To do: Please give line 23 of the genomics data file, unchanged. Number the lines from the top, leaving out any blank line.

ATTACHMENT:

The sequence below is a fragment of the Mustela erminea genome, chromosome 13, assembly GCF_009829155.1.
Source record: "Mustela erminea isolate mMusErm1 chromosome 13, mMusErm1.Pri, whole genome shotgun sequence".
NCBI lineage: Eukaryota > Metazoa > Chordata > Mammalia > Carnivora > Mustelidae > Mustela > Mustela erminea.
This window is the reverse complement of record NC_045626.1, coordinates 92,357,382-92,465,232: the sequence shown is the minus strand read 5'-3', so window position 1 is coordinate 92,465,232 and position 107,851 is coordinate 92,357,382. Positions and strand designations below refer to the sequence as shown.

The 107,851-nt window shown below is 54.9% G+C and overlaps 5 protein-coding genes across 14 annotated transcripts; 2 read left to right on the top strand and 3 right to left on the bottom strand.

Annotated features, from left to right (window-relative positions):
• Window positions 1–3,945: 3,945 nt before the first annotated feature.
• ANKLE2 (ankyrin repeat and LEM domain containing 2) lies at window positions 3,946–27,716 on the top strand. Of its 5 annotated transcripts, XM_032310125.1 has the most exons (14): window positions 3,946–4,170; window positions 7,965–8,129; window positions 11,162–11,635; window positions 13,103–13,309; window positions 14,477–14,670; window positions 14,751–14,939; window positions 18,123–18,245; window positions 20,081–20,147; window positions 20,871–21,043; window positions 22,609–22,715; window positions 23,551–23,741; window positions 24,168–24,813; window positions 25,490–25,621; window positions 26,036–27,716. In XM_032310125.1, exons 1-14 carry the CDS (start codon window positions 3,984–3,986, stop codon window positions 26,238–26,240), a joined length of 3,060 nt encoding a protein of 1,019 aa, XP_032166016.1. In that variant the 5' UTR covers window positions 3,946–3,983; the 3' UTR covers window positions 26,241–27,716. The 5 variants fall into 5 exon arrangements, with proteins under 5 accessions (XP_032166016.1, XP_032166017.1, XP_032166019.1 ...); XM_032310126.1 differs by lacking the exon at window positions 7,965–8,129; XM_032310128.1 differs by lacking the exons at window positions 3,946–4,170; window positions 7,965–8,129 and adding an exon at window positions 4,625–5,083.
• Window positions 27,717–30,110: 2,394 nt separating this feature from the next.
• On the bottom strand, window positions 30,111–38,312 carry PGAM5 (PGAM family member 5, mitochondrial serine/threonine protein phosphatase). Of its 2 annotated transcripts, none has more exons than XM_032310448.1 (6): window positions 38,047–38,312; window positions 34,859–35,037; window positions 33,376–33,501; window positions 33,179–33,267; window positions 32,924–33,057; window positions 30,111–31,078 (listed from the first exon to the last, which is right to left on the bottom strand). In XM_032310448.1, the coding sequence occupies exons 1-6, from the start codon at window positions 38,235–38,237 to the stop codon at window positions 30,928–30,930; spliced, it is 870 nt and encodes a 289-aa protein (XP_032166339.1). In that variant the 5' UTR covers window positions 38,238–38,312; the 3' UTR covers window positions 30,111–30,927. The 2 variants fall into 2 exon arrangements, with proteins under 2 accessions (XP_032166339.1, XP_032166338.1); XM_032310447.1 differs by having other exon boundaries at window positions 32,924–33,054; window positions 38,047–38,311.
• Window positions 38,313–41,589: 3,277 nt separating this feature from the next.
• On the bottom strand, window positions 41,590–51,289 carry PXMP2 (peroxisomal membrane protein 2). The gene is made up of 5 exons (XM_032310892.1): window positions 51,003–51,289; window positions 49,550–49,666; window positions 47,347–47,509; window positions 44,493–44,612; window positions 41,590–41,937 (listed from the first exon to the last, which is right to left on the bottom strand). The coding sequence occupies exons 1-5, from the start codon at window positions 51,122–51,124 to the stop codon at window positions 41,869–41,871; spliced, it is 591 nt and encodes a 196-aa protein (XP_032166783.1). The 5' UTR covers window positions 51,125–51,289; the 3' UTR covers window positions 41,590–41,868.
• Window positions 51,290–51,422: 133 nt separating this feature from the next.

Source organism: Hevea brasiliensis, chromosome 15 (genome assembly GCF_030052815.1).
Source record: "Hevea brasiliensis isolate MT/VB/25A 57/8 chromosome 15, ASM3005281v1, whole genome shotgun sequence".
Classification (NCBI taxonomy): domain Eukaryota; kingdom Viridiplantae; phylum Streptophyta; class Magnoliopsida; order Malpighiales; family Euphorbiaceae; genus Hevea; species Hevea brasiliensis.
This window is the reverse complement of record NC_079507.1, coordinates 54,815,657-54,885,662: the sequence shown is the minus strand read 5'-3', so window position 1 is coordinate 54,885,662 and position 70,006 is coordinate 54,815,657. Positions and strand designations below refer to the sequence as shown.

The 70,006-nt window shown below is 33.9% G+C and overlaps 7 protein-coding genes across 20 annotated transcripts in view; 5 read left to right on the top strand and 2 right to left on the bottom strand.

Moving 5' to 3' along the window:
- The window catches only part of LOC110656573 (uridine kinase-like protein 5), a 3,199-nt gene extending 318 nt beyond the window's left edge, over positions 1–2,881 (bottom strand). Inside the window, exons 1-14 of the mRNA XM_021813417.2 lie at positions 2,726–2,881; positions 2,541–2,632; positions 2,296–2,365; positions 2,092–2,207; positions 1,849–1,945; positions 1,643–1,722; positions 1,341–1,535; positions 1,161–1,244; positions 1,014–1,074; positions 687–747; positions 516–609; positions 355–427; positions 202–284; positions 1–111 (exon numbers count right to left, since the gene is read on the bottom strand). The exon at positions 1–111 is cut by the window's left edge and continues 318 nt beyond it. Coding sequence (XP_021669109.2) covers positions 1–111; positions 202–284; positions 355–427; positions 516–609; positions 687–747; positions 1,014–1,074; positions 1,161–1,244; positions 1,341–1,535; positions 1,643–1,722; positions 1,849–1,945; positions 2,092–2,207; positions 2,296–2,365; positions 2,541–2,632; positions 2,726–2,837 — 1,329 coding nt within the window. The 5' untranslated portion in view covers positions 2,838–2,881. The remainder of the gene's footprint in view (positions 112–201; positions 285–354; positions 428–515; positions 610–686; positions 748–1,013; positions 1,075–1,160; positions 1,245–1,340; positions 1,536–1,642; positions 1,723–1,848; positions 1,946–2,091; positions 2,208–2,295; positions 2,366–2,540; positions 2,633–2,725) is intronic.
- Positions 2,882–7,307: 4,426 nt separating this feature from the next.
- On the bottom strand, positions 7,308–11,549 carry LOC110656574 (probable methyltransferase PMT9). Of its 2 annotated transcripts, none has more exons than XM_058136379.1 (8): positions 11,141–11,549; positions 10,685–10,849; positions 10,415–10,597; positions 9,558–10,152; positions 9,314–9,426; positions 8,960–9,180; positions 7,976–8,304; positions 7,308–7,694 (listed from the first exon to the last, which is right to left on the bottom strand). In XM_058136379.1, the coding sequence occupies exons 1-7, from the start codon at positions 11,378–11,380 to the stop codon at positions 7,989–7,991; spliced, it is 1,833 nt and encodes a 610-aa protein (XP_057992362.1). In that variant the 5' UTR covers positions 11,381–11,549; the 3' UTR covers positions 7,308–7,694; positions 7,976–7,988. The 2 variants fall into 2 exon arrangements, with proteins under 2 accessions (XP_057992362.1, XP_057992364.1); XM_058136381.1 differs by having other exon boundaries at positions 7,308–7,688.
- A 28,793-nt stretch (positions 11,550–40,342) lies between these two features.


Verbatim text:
- A 28,793-nt stretch (positions 11,550–40,342) lies between these two features.